* the printCallback function is only invoked on the canvases that will be visible in the print output.
* there is only one printCallback called at the time. After the "printState.done()" function is called, the next printCallback function  gets invoked assuming there is another canvas that gets printed and has a printCallback specified.
* the order the printCallbacks of the canvases are called follows the output order of the canvases in the printout.
* the resolution on the printContext is the same as when drawing to the canvas on the page. E.g. if a canvas has the attribute "width" set to "100" and by using CSS the canvas takes 10 cm in width on the printout, then 1 unit on the context corresponds to 0.1 cm.
* the putImageData and getImageData functions on the CanvasRenderingContext2D use the same pixel resolution (width/height) as the canvas on the page (this results in the data of the getImageData function to be rasterized).
* the "canvas" property on the printContext points to the canvas on the page and not the canvas element that is printed. Otherwise it's possible to change the layout of the printing while printing. As the canvas on the page might not be available anymore (e.g. the canvas was removed and garbage collected from the document before the printCallback gets invoked), the "canvas" property might be "undefined" or "null".
* the window.onafterprint event is called either
  1. after all printCallbacks are done and the page is ready for printing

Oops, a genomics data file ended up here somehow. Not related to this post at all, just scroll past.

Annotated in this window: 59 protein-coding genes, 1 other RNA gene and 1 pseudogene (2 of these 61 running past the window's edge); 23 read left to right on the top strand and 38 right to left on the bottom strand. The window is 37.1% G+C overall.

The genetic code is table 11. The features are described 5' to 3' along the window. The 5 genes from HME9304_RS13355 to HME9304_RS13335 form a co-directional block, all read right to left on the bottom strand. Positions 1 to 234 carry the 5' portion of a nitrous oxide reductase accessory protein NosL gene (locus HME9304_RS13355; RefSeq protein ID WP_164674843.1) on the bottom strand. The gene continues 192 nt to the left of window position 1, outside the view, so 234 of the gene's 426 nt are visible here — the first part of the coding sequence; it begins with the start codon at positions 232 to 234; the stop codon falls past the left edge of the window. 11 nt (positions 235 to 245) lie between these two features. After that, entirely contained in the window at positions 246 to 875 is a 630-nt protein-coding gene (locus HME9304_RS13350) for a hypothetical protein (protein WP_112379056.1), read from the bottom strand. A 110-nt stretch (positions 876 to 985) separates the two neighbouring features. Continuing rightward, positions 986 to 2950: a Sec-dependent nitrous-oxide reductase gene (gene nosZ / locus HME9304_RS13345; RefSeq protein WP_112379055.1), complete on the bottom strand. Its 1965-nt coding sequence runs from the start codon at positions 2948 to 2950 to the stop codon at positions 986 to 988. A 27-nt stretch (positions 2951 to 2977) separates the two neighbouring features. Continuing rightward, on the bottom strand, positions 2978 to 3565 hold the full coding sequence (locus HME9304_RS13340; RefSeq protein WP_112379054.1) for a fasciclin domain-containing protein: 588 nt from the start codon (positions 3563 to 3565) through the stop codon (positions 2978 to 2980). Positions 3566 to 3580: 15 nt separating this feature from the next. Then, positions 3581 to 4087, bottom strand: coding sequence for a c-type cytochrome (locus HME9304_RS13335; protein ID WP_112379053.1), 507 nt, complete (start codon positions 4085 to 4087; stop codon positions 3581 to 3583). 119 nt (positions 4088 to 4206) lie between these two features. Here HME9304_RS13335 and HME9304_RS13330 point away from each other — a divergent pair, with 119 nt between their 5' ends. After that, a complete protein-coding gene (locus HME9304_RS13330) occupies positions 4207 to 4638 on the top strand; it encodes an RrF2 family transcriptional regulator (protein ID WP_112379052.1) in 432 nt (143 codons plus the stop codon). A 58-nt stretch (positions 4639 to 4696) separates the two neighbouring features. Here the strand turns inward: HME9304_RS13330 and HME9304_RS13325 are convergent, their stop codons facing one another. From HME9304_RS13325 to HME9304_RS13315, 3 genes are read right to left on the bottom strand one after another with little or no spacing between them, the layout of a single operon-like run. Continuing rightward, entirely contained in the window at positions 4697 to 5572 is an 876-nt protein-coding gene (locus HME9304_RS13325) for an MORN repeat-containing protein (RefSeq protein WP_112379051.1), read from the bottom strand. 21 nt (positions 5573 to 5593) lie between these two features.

2. the printing got aborted using the print dialog.
* the printContext holds no content when passed to the callback and takes the default values (for transformation matrix, styles etc.) of a CanvasRenderingContext2D
* the printContext is a CanvasRenderingContext2D but instead of using a pixel map to store the drawing operations result, the operations are forwarded to the printer without rasterization.
* the API does not change the layout of the canvas element on the page.

# Open Discussion:

* There is no way to abort in case something goes wrong. E.g. printing to the canvas might require a successful network request, but the request failed. 
* The printState.done() function gets eventually never called and therefore printing the document might never finish.

# How The PrintCallback-API Solved The Problems For PDF.JS

* using CSS all content except a single div is hidden during printing
* when the beforePrint event is fired it is checked if the webpage is setup for printing or not. If it is not, the webpage is setup and the print action is canceled. Otherwise, the printing is not prevented and happens as regular
* the "setup webpage for printing" consists of the following steps
1. for each page of the PDF document, a canvas element is created and insert to the div that is visible during printing
2. using CSS, the canvas inside the print-visible div take up an entire page in the later printout
3. for each canvas the `mozPrintCallback` is set. If the callback function is called, the pdf page corresponding to the canvas is loaded and drawn on the canvas. Once finished, the `printState.done()` function is called
* after the user set the print settings in the print dialog, the webpage is printed
* for the pages that are required for the printout, the mozPrintCallback is called on the canvas for these pages
* after the printing finished (detected by listening to the afterPrint event), the created canvases are removed again to save memory. 

Best regards and looking for feedback on this,



[1]: Mozilla Bug 745025 - Implement CanvasElement.mozPrintCallback: https://bugzilla.mozilla.org/show_bug.cgi?id=745025
[2]: http://jsfiddle.net/FPNMM/2/embedded/js%2Cresult/
[3]: http://n.ethz.ch/~jviereck/drop/mozPrintCallback_output.pdf
Received on Wednesday, 26 September 2012 17:22:42 UTC